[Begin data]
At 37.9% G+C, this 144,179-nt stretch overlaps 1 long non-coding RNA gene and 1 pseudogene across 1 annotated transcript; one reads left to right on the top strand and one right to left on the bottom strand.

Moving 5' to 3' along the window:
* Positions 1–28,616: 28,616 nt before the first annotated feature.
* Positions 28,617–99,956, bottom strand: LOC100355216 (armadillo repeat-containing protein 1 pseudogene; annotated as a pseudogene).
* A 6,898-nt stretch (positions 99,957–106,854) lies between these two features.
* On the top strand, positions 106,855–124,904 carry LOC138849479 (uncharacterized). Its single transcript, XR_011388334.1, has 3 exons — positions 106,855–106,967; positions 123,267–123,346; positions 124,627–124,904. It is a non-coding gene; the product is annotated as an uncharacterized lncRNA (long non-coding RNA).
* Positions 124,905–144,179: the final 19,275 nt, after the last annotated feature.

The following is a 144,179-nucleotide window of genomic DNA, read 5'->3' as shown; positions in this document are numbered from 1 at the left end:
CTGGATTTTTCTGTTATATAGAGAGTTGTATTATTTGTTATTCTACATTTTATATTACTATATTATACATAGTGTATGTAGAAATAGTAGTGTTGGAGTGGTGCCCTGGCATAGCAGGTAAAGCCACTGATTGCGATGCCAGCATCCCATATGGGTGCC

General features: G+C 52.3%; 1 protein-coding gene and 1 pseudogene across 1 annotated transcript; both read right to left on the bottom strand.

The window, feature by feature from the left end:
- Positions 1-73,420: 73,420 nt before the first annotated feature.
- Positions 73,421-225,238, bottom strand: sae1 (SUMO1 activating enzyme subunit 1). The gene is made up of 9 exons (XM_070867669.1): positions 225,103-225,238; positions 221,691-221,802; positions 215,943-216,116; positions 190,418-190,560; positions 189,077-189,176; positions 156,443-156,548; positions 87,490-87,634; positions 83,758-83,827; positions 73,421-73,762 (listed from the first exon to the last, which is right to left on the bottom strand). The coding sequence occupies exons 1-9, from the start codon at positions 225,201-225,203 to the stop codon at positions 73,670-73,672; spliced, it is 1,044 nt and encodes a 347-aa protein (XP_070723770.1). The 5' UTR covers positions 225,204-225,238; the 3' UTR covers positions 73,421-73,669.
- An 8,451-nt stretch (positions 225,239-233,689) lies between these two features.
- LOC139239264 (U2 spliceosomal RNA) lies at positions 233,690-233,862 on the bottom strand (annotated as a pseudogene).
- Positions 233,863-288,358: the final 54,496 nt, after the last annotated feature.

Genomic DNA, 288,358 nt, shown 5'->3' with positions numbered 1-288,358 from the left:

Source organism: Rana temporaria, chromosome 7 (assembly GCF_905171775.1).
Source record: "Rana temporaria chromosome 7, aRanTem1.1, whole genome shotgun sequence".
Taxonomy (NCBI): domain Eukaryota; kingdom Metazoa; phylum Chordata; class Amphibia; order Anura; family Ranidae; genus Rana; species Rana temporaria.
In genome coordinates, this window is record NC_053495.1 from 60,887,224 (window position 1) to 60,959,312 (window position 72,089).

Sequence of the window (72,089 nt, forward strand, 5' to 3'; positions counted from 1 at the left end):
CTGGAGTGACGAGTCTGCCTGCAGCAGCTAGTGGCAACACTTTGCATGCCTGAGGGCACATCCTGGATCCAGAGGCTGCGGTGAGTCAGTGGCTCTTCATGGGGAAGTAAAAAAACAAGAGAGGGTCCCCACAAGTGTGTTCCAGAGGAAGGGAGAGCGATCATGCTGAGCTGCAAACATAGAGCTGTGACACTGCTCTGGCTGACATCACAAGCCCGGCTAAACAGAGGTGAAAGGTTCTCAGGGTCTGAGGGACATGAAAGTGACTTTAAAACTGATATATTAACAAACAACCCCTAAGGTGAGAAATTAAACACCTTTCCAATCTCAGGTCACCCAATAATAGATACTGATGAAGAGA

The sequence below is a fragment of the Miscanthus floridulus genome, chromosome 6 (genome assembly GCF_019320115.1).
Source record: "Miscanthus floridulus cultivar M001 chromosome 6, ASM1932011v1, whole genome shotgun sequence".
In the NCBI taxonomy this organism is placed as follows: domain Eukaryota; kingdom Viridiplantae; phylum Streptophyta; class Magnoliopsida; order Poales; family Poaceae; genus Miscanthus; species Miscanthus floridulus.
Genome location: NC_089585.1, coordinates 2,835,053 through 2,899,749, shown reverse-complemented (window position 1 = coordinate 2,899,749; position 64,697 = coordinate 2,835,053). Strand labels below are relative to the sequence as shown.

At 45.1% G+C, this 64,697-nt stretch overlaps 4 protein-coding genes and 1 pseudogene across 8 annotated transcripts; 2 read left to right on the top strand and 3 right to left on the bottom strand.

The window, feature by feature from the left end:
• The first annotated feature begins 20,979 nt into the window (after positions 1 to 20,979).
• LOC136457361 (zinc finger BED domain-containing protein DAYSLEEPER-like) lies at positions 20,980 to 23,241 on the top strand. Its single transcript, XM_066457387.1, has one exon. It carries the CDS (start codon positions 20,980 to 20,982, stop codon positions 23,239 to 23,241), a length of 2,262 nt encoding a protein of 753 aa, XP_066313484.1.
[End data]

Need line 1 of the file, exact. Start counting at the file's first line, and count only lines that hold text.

At 37.9% G+C, this 144,179-nt stretch overlaps 1 long non-coding RNA gene and 1 pseudogene across 1 annotated transcript; one reads left to right on the top strand and one right to left on the bottom strand.